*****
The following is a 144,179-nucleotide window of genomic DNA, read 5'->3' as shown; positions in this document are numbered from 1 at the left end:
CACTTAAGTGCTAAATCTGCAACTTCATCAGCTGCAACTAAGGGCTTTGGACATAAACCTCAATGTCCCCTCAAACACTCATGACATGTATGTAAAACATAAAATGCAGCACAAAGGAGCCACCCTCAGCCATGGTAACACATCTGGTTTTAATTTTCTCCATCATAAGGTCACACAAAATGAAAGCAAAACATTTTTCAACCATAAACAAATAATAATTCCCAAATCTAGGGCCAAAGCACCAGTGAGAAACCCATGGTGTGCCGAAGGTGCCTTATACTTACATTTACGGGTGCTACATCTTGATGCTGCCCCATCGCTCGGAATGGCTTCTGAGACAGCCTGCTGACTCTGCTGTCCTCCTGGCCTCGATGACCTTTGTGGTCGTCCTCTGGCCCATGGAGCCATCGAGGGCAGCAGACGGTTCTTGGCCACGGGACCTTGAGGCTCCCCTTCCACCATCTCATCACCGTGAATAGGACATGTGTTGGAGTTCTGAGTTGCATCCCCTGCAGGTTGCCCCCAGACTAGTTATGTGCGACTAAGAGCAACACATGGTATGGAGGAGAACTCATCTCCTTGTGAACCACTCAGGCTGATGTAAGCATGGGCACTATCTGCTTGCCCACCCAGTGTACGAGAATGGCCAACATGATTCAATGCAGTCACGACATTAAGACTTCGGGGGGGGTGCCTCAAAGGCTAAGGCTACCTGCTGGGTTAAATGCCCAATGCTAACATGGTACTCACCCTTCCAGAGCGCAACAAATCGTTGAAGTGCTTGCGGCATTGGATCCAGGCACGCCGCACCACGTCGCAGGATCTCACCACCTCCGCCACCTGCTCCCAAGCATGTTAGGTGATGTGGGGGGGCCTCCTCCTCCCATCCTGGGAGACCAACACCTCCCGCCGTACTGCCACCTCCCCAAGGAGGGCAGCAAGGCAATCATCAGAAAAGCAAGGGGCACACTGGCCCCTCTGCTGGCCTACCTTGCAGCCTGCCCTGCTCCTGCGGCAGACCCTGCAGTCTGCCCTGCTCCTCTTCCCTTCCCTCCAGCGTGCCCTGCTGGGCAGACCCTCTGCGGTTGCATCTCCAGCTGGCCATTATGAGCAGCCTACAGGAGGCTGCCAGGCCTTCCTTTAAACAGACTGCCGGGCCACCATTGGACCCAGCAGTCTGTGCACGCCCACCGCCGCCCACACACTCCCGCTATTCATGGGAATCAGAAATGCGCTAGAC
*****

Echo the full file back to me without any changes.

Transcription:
The following is a 144,179-nucleotide window of genomic DNA, read 5'->3' as shown; positions in this document are numbered from 1 at the left end:
CACTTAAGTGCTAAATCTGCAACTTCATCAGCTGCAACTAAGGGCTTTGGACATAAACCTCAATGTCCCCTCAAACACTCATGACATGTATGTAAAACATAAAATGCAGCACAAAGGAGCCACCCTCAGCCATGGTAACACATCTGGTTTTAATTTTCTCCATCATAAGGTCACACAAAATGAAAGCAAAACATTTTTCAACCATAAACAAATAATAATTCCCAAATCTAGGGCCAAAGCACCAGTGAGAAACCCATGGTGTGCCGAAGGTGCCTTATACTTACATTTACGGGTGCTACATCTTGATGCTGCCCCATCGCTCGGAATGGCTTCTGAGACAGCCTGCTGACTCTGCTGTCCTCCTGGCCTCGATGACCTTTGTGGTCGTCCTCTGGCCCATGGAGCCATCGAGGGCAGCAGACGGTTCTTGGCCACGGGACCTTGAGGCTCCCCTTCCACCATCTCATCACCGTGAATAGGACATGTGTTGGAGTTCTGAGTTGCATCCCCTGCAGGTTGCCCCCAGACTAGTTATGTGCGACTAAGAGCAACACATGGTATGGAGGAGAACTCATCTCCTTGTGAACCACTCAGGCTGATGTAAGCATGGGCACTATCTGCTTGCCCACCCAGTGTACGAGAATGGCCAACATGATTCAATGCAGTCACGACATTAAGACTTCGGGGGGGGTGCCTCAAAGGCTAAGGCTACCTGCTGGGTTAAATGCCCAATGCTAACATGGTACTCACCCTTCCAGAGCGCAACAAATCGTTGAAGTGCTTGCGGCATTGGATCCAGGCACGCCGCACCACGTCGCAGGATCTCACCACCTCCGCCACCTGCTCCCAAGCATGTTAGGTGATGTGGGGGGGCCTCCTCCTCCCATCCTGGGAGACCAACACCTCCCGCCGTACTGCCACCTCCCCAAGGAGGGCAGCAAGGCAATCATCAGAAAAGCAAGGGGCACACTGGCCCCTCTGCTGGCCTACCTTGCAGCCTGCCCTGCTCCTGCGGCAGACCCTGCAGTCTGCCCTGCTCCTCTTCCCTTCCCTCCAGCGTGCCCTGCTGGGCAGACCCTCTGCGGTTGCATCTCCAGCTGGCCATTATGAGCAGCCTACAGGAGGCTGCCAGGCCTTCCTTTAAACAGACTGCCGGGCCACCATTGGACCCAGCAGTCTGTGCACGCCCACCGCCGCCCACACACTCCCGCTATTCATGGGAATCAGAAATGCGCTAGAC